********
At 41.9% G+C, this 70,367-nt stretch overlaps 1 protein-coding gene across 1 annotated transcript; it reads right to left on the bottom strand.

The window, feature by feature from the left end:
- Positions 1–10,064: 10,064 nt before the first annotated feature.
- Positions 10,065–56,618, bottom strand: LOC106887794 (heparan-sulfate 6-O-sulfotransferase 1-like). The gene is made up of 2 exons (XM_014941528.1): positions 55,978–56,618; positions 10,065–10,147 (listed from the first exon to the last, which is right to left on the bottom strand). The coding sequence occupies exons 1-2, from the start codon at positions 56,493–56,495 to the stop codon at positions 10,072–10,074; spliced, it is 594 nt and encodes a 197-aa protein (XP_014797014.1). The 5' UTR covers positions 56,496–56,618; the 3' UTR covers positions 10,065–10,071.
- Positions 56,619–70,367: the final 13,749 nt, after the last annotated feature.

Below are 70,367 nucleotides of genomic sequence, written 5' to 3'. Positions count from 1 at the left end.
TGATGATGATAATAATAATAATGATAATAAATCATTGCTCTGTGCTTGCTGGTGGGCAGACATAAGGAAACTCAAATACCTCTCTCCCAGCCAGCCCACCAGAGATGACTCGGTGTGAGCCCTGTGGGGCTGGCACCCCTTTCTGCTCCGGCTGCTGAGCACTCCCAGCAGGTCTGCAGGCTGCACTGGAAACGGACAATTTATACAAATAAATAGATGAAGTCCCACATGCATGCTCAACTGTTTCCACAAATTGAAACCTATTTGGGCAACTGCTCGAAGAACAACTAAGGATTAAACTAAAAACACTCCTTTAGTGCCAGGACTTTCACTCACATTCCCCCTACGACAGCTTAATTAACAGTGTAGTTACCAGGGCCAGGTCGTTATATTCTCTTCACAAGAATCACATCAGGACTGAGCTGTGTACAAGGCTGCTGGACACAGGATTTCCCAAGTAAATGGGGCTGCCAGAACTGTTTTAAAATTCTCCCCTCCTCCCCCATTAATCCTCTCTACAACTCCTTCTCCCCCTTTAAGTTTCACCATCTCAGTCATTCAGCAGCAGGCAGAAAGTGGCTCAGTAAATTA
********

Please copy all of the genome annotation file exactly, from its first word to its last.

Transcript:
At 41.9% G+C, this 70,367-nt stretch overlaps 1 protein-coding gene across 1 annotated transcript; it reads right to left on the bottom strand.

The window, feature by feature from the left end:
- Positions 1–10,064: 10,064 nt before the first annotated feature.
- Positions 10,065–56,618, bottom strand: LOC106887794 (heparan-sulfate 6-O-sulfotransferase 1-like). The gene is made up of 2 exons (XM_014941528.1): positions 55,978–56,618; positions 10,065–10,147 (listed from the first exon to the last, which is right to left on the bottom strand). The coding sequence occupies exons 1-2, from the start codon at positions 56,493–56,495 to the stop codon at positions 10,072–10,074; spliced, it is 594 nt and encodes a 197-aa protein (XP_014797014.1). The 5' UTR covers positions 56,496–56,618; the 3' UTR covers positions 10,065–10,071.
- Positions 56,619–70,367: the final 13,749 nt, after the last annotated feature.

Below are 70,367 nucleotides of genomic sequence, written 5' to 3'. Positions count from 1 at the left end.
TGATGATGATAATAATAATAATGATAATAAATCATTGCTCTGTGCTTGCTGGTGGGCAGACATAAGGAAACTCAAATACCTCTCTCCCAGCCAGCCCACCAGAGATGACTCGGTGTGAGCCCTGTGGGGCTGGCACCCCTTTCTGCTCCGGCTGCTGAGCACTCCCAGCAGGTCTGCAGGCTGCACTGGAAACGGACAATTTATACAAATAAATAGATGAAGTCCCACATGCATGCTCAACTGTTTCCACAAATTGAAACCTATTTGGGCAACTGCTCGAAGAACAACTAAGGATTAAACTAAAAACACTCCTTTAGTGCCAGGACTTTCACTCACATTCCCCCTACGACAGCTTAATTAACAGTGTAGTTACCAGGGCCAGGTCGTTATATTCTCTTCACAAGAATCACATCAGGACTGAGCTGTGTACAAGGCTGCTGGACACAGGATTTCCCAAGTAAATGGGGCTGCCAGAACTGTTTTAAAATTCTCCCCTCCTCCCCCATTAATCCTCTCTACAACTCCTTCTCCCCCTTTAAGTTTCACCATCTCAGTCATTCAGCAGCAGGCAGAAAGTGGCTCAGTAAATTA